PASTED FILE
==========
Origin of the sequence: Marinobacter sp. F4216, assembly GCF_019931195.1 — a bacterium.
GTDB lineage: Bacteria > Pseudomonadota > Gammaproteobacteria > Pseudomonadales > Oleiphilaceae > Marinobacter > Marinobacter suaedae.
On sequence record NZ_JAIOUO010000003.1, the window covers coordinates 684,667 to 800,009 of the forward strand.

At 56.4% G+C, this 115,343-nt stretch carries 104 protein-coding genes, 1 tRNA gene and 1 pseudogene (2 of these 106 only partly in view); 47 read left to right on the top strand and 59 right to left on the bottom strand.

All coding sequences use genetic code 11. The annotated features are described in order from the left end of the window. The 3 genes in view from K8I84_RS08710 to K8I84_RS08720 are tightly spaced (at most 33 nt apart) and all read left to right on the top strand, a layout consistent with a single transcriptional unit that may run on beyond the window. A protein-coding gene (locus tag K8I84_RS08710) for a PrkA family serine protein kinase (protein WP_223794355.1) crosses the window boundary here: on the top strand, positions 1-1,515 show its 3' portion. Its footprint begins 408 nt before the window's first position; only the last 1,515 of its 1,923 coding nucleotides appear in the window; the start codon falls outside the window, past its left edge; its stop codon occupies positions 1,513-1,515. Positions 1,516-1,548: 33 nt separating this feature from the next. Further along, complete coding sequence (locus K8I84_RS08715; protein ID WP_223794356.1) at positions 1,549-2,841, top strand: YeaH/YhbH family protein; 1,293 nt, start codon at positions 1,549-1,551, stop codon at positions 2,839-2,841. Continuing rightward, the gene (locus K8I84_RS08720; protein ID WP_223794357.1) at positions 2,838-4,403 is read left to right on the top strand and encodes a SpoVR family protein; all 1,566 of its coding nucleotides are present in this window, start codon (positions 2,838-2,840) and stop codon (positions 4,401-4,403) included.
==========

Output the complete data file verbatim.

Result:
Origin of the sequence: Marinobacter sp. F4216, assembly GCF_019931195.1 — a bacterium.
GTDB lineage: Bacteria > Pseudomonadota > Gammaproteobacteria > Pseudomonadales > Oleiphilaceae > Marinobacter > Marinobacter suaedae.
On sequence record NZ_JAIOUO010000003.1, the window covers coordinates 684,667 to 800,009 of the forward strand.

At 56.4% G+C, this 115,343-nt stretch carries 104 protein-coding genes, 1 tRNA gene and 1 pseudogene (2 of these 106 only partly in view); 47 read left to right on the top strand and 59 right to left on the bottom strand.

All coding sequences use genetic code 11. The annotated features are described in order from the left end of the window. The 3 genes in view from K8I84_RS08710 to K8I84_RS08720 are tightly spaced (at most 33 nt apart) and all read left to right on the top strand, a layout consistent with a single transcriptional unit that may run on beyond the window. A protein-coding gene (locus tag K8I84_RS08710) for a PrkA family serine protein kinase (protein WP_223794355.1) crosses the window boundary here: on the top strand, positions 1-1,515 show its 3' portion. Its footprint begins 408 nt before the window's first position; only the last 1,515 of its 1,923 coding nucleotides appear in the window; the start codon falls outside the window, past its left edge; its stop codon occupies positions 1,513-1,515. Positions 1,516-1,548: 33 nt separating this feature from the next. Further along, complete coding sequence (locus K8I84_RS08715; protein ID WP_223794356.1) at positions 1,549-2,841, top strand: YeaH/YhbH family protein; 1,293 nt, start codon at positions 1,549-1,551, stop codon at positions 2,839-2,841. Continuing rightward, the gene (locus K8I84_RS08720; protein ID WP_223794357.1) at positions 2,838-4,403 is read left to right on the top strand and encodes a SpoVR family protein; all 1,566 of its coding nucleotides are present in this window, start codon (positions 2,838-2,840) and stop codon (positions 4,401-4,403) included.